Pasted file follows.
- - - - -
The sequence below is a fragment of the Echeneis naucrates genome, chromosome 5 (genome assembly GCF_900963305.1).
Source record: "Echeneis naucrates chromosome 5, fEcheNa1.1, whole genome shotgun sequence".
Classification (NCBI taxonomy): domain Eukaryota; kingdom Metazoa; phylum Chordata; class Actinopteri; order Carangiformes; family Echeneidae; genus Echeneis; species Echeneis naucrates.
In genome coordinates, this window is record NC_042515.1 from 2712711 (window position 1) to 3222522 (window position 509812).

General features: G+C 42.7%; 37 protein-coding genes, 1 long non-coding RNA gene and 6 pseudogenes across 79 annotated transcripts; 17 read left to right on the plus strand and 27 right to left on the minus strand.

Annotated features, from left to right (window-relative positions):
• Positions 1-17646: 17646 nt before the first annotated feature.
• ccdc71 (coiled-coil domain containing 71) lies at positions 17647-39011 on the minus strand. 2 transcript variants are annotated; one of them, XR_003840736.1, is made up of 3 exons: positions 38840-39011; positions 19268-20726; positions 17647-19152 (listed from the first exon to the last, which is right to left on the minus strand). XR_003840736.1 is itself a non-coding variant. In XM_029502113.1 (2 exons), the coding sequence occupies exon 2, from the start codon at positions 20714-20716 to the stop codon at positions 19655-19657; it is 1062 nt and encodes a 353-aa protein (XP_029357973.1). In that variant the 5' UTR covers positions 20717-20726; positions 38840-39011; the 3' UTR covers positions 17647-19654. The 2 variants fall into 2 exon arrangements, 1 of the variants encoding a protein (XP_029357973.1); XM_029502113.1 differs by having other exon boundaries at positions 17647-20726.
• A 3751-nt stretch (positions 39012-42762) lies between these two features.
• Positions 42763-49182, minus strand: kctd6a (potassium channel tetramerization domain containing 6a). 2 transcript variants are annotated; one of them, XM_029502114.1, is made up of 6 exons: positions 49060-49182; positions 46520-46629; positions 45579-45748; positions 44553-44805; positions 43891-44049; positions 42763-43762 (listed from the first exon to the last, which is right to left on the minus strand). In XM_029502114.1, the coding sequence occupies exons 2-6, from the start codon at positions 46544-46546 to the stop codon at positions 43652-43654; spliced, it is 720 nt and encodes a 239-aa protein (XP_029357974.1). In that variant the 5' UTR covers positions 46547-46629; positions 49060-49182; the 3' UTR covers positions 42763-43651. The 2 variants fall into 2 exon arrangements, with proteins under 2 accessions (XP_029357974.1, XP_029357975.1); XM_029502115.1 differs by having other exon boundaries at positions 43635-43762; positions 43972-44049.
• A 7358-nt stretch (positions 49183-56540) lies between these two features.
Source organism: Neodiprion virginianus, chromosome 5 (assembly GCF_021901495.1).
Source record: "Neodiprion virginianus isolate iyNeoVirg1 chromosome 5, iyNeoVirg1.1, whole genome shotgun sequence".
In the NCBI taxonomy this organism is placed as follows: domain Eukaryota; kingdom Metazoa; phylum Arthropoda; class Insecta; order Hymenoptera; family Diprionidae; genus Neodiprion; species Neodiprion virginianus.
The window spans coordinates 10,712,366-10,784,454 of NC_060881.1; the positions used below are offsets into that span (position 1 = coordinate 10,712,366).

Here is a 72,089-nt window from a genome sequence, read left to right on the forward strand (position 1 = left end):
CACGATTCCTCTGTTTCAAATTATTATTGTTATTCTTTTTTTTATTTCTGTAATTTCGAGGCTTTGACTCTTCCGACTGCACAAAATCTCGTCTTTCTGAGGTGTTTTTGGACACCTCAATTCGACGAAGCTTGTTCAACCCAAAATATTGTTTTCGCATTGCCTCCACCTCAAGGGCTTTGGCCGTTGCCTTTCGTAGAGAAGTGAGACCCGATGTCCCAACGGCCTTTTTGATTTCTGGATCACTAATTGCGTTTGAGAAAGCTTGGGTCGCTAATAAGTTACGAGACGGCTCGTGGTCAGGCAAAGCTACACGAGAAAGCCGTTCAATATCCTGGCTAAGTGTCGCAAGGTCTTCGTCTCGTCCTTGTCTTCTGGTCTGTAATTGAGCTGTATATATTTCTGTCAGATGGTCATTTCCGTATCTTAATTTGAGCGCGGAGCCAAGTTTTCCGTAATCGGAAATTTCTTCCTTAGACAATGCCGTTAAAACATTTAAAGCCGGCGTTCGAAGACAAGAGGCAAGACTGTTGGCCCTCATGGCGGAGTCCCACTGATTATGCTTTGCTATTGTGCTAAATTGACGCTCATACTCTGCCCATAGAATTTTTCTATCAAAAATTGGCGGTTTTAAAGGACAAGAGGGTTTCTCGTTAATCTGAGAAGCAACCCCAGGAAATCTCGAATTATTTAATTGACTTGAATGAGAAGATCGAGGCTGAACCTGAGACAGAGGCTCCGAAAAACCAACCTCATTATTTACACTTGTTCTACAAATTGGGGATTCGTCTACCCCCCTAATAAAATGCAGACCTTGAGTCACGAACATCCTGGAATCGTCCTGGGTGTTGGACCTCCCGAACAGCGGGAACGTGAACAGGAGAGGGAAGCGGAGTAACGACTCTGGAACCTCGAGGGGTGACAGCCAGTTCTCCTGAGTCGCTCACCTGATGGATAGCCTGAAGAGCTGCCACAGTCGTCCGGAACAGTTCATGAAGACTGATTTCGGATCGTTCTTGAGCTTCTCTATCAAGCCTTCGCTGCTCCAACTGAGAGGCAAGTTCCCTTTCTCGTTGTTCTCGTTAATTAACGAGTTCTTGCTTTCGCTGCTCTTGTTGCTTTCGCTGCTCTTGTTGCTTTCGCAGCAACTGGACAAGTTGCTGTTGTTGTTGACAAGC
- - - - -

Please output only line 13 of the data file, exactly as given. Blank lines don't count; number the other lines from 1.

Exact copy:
Source record: "Neodiprion virginianus isolate iyNeoVirg1 chromosome 5, iyNeoVirg1.1, whole genome shotgun sequence".